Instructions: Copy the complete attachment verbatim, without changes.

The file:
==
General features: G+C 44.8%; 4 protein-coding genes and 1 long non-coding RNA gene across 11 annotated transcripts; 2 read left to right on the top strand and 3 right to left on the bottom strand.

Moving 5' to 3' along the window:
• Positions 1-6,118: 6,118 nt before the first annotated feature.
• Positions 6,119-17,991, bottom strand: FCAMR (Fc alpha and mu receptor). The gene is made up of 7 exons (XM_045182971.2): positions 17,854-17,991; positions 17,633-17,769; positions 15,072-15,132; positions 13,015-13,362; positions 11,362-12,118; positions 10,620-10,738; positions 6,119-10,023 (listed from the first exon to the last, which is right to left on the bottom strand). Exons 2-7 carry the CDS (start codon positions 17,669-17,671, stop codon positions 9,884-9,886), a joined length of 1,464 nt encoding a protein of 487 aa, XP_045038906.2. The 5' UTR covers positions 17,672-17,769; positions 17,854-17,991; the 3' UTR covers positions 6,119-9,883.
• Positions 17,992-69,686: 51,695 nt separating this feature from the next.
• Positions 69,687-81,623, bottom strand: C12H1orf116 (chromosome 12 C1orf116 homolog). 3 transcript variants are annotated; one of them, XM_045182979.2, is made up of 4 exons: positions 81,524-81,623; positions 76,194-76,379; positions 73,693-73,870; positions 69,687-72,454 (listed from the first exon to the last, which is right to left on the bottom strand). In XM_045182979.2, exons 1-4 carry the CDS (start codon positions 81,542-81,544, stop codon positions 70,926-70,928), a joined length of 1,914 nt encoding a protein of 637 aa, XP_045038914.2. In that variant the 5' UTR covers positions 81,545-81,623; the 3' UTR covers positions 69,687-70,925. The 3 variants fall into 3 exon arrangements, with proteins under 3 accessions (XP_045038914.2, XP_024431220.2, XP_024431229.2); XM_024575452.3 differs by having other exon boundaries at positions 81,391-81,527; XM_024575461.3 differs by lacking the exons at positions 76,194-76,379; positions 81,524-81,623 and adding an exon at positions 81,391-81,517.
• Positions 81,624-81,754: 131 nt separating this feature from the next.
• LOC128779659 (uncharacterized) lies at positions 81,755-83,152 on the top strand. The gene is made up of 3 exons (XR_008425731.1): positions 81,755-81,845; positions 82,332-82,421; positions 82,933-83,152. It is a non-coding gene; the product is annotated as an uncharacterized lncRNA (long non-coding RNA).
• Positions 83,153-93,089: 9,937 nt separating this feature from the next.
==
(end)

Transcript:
General features: G+C 44.8%; 4 protein-coding genes and 1 long non-coding RNA gene across 11 annotated transcripts; 2 read left to right on the top strand and 3 right to left on the bottom strand.

Moving 5' to 3' along the window:
• Positions 1-6,118: 6,118 nt before the first annotated feature.
• Positions 6,119-17,991, bottom strand: FCAMR (Fc alpha and mu receptor). The gene is made up of 7 exons (XM_045182971.2): positions 17,854-17,991; positions 17,633-17,769; positions 15,072-15,132; positions 13,015-13,362; positions 11,362-12,118; positions 10,620-10,738; positions 6,119-10,023 (listed from the first exon to the last, which is right to left on the bottom strand). Exons 2-7 carry the CDS (start codon positions 17,669-17,671, stop codon positions 9,884-9,886), a joined length of 1,464 nt encoding a protein of 487 aa, XP_045038906.2. The 5' UTR covers positions 17,672-17,769; positions 17,854-17,991; the 3' UTR covers positions 6,119-9,883.
• Positions 17,992-69,686: 51,695 nt separating this feature from the next.
• Positions 69,687-81,623, bottom strand: C12H1orf116 (chromosome 12 C1orf116 homolog). 3 transcript variants are annotated; one of them, XM_045182979.2, is made up of 4 exons: positions 81,524-81,623; positions 76,194-76,379; positions 73,693-73,870; positions 69,687-72,454 (listed from the first exon to the last, which is right to left on the bottom strand). In XM_045182979.2, exons 1-4 carry the CDS (start codon positions 81,542-81,544, stop codon positions 70,926-70,928), a joined length of 1,914 nt encoding a protein of 637 aa, XP_045038914.2. In that variant the 5' UTR covers positions 81,545-81,623; the 3' UTR covers positions 69,687-70,925. The 3 variants fall into 3 exon arrangements, with proteins under 3 accessions (XP_045038914.2, XP_024431220.2, XP_024431229.2); XM_024575452.3 differs by having other exon boundaries at positions 81,391-81,527; XM_024575461.3 differs by lacking the exons at positions 76,194-76,379; positions 81,524-81,623 and adding an exon at positions 81,391-81,517.
• Positions 81,624-81,754: 131 nt separating this feature from the next.
• LOC128779659 (uncharacterized) lies at positions 81,755-83,152 on the top strand. The gene is made up of 3 exons (XR_008425731.1): positions 81,755-81,845; positions 82,332-82,421; positions 82,933-83,152. It is a non-coding gene; the product is annotated as an uncharacterized lncRNA (long non-coding RNA).
• Positions 83,153-93,089: 9,937 nt separating this feature from the next.